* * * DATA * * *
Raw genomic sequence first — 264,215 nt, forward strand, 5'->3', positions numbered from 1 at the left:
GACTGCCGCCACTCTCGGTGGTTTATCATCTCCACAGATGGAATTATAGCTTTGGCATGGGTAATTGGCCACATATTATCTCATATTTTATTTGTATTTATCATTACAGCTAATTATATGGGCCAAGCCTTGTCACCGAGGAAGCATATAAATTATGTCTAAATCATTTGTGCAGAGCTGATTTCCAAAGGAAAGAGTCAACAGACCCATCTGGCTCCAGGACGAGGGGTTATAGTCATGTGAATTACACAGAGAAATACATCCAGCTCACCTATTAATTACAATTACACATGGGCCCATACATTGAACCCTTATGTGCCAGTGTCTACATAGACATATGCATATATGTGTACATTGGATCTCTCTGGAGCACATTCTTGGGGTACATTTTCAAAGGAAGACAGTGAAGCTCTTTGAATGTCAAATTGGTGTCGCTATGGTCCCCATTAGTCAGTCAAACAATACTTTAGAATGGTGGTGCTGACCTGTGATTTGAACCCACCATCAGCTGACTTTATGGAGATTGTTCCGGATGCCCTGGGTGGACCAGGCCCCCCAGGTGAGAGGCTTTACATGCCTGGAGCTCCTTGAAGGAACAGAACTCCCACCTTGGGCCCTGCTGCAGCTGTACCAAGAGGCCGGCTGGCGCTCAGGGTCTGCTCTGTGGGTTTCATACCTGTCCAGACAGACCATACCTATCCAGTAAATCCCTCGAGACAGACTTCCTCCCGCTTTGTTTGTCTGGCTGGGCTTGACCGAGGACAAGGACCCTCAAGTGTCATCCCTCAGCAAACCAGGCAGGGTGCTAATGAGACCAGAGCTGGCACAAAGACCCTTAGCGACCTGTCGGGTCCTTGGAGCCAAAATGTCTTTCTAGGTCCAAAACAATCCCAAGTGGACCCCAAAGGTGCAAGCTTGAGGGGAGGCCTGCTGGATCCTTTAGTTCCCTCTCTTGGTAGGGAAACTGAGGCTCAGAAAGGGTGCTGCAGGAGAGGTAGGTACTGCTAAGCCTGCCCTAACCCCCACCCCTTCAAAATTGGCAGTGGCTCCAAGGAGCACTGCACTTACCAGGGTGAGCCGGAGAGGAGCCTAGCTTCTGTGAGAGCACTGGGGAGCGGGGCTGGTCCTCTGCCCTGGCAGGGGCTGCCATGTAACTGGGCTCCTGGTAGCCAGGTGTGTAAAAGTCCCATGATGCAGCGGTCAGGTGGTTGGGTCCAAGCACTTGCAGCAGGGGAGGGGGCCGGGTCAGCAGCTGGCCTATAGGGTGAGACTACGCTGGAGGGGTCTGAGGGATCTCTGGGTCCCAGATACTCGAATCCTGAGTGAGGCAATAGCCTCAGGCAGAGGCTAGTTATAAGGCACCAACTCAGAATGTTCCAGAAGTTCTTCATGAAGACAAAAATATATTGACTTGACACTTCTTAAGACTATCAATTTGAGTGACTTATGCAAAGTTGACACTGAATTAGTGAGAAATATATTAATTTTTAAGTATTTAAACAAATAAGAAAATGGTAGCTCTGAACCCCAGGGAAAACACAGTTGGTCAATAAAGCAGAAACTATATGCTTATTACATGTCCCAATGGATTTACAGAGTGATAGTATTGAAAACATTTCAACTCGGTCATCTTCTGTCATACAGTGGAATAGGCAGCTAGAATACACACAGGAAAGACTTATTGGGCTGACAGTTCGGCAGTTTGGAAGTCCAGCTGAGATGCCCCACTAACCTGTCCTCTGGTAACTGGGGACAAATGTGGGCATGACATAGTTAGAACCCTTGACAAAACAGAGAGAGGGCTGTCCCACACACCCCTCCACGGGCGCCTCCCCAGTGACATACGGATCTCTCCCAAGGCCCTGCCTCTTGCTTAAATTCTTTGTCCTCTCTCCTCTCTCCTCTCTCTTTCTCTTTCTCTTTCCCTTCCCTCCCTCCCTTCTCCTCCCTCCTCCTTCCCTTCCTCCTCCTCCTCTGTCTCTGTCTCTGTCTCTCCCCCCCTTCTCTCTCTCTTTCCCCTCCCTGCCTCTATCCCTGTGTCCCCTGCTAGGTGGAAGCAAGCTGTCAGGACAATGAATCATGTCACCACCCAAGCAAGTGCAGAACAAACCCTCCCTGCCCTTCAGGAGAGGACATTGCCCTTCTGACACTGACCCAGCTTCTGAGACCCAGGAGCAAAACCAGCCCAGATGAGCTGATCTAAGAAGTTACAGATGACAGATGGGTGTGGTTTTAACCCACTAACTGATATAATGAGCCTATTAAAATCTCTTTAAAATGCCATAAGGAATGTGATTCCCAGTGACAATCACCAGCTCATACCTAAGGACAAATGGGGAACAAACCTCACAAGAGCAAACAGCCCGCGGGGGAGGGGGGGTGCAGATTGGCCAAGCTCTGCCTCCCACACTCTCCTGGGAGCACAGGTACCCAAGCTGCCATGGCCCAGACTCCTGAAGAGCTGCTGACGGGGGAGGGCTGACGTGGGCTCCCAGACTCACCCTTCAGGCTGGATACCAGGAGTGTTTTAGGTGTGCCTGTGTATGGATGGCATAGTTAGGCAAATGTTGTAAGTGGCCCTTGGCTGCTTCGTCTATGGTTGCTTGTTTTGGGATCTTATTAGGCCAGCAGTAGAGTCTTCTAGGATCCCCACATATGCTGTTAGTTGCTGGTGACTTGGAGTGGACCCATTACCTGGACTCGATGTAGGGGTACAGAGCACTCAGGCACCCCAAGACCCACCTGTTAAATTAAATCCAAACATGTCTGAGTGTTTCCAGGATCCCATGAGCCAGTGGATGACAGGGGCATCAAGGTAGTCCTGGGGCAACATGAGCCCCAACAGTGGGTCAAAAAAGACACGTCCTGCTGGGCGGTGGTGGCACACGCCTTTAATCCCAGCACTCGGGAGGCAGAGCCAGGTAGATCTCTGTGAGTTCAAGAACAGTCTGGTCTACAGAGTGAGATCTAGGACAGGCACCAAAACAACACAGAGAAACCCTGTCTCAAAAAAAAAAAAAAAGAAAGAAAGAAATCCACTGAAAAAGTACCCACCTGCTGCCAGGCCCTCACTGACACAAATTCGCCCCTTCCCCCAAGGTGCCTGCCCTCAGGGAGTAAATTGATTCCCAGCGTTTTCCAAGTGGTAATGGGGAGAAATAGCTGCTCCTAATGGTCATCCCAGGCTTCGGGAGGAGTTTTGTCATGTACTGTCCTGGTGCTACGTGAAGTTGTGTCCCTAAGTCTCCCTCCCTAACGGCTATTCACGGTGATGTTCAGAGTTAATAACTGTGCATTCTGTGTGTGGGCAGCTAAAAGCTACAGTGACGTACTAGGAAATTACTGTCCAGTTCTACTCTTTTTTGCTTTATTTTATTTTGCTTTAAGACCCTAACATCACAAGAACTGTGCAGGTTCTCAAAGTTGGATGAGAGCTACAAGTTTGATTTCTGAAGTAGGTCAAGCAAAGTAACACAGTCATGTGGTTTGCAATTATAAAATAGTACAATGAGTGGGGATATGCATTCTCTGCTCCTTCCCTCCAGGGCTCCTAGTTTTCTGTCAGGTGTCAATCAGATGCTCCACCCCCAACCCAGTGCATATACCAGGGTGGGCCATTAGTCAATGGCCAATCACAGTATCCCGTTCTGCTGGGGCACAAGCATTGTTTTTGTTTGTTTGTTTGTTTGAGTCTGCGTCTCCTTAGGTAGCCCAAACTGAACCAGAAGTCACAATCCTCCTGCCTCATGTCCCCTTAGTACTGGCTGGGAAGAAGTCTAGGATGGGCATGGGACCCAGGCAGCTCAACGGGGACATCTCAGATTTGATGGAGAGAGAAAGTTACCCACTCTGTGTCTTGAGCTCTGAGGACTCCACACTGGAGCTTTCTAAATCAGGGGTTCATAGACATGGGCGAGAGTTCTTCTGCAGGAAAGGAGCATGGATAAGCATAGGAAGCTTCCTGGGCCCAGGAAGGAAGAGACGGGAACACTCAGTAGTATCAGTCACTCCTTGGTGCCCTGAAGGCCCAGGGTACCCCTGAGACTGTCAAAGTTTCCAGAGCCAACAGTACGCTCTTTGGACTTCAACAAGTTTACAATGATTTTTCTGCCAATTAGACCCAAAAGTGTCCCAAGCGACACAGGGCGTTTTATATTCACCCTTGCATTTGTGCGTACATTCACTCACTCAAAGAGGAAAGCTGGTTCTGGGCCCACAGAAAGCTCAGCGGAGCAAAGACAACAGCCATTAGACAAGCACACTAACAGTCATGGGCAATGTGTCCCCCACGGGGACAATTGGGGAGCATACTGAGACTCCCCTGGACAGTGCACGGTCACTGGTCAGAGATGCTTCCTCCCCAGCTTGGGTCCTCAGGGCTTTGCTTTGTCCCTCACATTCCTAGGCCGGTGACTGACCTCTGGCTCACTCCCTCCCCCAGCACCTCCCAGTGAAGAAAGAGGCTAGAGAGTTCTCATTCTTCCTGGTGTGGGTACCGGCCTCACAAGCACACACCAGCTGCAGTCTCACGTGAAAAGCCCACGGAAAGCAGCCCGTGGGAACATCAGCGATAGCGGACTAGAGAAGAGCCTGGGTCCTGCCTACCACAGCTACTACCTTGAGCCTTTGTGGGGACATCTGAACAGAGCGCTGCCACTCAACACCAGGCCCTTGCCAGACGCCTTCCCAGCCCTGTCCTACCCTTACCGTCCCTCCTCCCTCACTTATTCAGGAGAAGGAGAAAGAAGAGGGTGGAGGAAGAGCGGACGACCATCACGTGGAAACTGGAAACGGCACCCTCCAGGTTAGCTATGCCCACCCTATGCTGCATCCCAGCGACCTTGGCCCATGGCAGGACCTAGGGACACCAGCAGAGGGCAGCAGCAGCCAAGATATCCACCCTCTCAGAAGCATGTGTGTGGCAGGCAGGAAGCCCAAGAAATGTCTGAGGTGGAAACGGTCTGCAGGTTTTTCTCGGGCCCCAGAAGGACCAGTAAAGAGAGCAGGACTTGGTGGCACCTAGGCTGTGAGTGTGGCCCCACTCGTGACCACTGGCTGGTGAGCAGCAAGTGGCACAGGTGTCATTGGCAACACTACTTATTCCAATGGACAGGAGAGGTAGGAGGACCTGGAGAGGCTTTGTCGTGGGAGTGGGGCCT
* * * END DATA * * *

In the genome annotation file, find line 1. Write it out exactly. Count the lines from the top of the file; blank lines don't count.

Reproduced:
Raw genomic sequence first — 264,215 nt, forward strand, 5'->3', positions numbered from 1 at the left: